Returning to India after two years, I have noticed many changes. One of the most striking changes I have noticed is the expansion in access to mobile data. When I used to live in India before, smart phones had already expanded to middle and even lower-middle class households but, for most people, data was just too costly for things like video streaming. Mobile companies would even sell cheaper data plans for running a specific app only such as WhatsApp.
Expansion in access to mobile data came after the entry of the new telecommunications company Reliance Jio into the market in 2016. Jio was able to take over the market by offering unbeatable deals including starting packages of 1 GB of data per day free for a period of several months. Competitors have had to respond, offering similar competitive packages with free calling and very low cost mobile data. In the two years since Jio first launch, monthly mobile data consumption in India has increased from 200 million GB to 3.7 billion GB.
Almost overnight India went fully online, with hundreds of millions of people now having access to nearly unlimited mobile data and streaming. My current data plan, with a Jio competitor, gives me 1 GB of data per day, an amount I couldn’t imagine exhausting unless I was streaming Netflix the whole day from my phone.
My first inkling of the change occurred when I was in the taxi from the airport on the evening of my arrival. I began chatting with the taxi driver in Hindi. I then asked him about a large red building I could see from the car window. “What is that building?” I asked him. The driver paused. Sounding somewhat annoyed by my question he responded, “I don’t know. Look it up on Google.” This took me aback. My experience with taxi drivers in the past in India had been that they often enjoy sharing their local knowledge of routes and landmarks. Drivers I remember from previous trips to India were definitely not “Gogglers.” Some of them may not have even known anything about Google.
Clearly the number of Google users in India has expanded significantly. So much so that it is part of the common lexicon to use the verb “to Google.” In fact, after one of my research interviews, a respondent asked me why I had come all the way to India to ask him about his family’s views on marriage. “If you wanted to learn about marriage in India, why didn’t you just Google it?” he asked me.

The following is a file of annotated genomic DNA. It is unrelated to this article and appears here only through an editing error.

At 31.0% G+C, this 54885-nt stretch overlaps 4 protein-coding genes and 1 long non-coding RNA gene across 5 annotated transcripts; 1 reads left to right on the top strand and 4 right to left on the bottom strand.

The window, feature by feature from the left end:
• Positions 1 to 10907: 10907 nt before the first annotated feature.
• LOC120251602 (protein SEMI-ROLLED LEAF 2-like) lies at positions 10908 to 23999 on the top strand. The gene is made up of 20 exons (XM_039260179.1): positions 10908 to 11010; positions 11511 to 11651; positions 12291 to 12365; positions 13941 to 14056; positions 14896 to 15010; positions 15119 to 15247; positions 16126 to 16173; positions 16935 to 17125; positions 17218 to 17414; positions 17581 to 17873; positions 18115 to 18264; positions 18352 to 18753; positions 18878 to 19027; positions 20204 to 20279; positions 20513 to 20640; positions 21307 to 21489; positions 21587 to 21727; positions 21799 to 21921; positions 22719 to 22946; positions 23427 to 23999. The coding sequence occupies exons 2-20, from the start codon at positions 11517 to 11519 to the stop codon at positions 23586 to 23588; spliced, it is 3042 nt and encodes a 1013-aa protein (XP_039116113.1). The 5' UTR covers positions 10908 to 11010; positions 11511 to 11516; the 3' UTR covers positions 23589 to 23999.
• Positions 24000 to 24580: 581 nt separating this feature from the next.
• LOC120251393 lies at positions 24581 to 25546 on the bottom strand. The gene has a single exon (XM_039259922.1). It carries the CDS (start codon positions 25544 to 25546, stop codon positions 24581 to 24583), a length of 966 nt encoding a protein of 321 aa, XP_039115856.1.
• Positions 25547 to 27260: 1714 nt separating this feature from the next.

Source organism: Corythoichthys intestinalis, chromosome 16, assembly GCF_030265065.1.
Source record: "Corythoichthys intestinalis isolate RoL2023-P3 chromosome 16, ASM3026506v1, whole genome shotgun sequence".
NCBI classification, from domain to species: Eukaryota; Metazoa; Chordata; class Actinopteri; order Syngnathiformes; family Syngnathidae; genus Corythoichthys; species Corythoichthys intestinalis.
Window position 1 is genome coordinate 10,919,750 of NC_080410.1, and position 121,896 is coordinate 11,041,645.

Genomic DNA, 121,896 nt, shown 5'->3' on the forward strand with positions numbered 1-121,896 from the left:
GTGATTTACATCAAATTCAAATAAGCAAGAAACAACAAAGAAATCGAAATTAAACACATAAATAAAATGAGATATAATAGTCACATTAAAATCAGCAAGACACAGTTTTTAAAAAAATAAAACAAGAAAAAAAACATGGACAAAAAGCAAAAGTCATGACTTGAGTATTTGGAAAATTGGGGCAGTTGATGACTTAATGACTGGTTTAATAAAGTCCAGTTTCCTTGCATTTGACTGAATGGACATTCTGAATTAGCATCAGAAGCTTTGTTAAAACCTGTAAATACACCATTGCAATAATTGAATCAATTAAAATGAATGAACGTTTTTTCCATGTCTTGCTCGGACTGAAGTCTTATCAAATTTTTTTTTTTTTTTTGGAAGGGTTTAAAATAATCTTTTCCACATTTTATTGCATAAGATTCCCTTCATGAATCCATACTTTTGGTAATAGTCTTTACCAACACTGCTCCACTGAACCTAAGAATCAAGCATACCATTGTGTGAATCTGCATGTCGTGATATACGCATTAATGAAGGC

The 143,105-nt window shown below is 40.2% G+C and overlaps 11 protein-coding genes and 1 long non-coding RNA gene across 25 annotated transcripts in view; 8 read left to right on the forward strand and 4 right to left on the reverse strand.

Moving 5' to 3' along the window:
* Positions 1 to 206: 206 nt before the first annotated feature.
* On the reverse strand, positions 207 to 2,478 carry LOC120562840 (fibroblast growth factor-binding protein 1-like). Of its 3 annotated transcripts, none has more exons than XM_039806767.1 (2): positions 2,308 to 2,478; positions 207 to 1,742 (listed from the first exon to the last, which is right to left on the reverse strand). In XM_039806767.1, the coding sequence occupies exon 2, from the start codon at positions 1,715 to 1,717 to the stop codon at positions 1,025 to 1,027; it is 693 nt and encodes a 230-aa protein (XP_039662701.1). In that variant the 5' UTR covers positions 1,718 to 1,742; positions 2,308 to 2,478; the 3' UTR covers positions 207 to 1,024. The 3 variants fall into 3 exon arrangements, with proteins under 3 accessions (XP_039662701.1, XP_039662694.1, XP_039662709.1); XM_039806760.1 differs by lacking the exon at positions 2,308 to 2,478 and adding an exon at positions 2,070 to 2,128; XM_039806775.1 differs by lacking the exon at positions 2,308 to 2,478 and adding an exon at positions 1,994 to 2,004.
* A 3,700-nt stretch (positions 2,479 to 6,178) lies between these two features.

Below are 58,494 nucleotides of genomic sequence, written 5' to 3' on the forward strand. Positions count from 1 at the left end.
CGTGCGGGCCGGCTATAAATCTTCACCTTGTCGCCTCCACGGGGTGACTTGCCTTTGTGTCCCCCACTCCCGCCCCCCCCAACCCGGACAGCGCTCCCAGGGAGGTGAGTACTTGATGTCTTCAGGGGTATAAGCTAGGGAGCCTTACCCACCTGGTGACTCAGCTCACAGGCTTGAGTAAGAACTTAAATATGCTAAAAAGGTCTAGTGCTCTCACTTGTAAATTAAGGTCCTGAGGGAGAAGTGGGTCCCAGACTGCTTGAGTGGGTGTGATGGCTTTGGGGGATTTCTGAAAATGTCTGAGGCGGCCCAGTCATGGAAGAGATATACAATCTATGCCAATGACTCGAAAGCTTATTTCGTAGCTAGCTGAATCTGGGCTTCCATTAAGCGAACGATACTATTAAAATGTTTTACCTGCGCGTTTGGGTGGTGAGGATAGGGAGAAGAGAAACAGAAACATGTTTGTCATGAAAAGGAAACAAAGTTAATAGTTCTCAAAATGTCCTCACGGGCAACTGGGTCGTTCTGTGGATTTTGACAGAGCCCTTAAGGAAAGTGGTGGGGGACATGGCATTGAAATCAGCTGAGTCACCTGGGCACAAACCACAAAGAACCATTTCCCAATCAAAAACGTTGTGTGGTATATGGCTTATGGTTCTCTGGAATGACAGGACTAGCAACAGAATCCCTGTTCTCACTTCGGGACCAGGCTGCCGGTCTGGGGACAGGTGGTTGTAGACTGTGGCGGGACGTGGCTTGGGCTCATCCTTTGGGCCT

Continuous access to high quality data hasn’t just made more Indians Google users, it has also made them avid video streamers. Functions such as video calls and video streaming are now accessible to even the poorest households in Delhi. One of the favorite apps is WhatsApp. When I lived in India before, most people used only the texting function in WhatsApp. Now it’s not uncommon to find people on a video call as they walk down the street. This function is especially usefully to users who are less literate, for whom text messaging is difficult. I once had to tell my Uber driver to turn off his WhatsApp video while he was driving. From the back seat, I could see his wife and the rest of his family sitting on the floor of a dark cramped room from the screen of his phone. They could see me too.
Each day when I open the door to let in the cook who prepares my breakfast and lunch, she is holding her smart phone. Hardly ever resting idle, her smart phone is usually either playing Hindu religious music on Youtube or streaming a live WhatsApp video of her family. Often I see her lean the phone against the kitchen counter so that she can chat with her relatives while she is chopping vegetables or making rotis. One morning when I entered the kitchen, I was greeted by her husband and other relatives on a WhatsApp video call from her village. I could see the lush green landscape of banana trees and her small white and brown house located in some remote part of West Bengal. Her family was very eager to meet me, she informed me.
The expansion of access to the internet has had a revolutionary impact on Indian society. Now access to information (and also misinformation) is at the touch of most Indians’ fingertips in ways it never was before. WhatsApp videos have given me access to the private spaces of my cook and driver’s homes but also given their families access to the spaces I inhabit. In many ways, WhatsApp video shrinks the distance between people and places. It makes more visible different sections of Indian society to each other and, in doing so, lays bare inequalities that may have previously been hidden.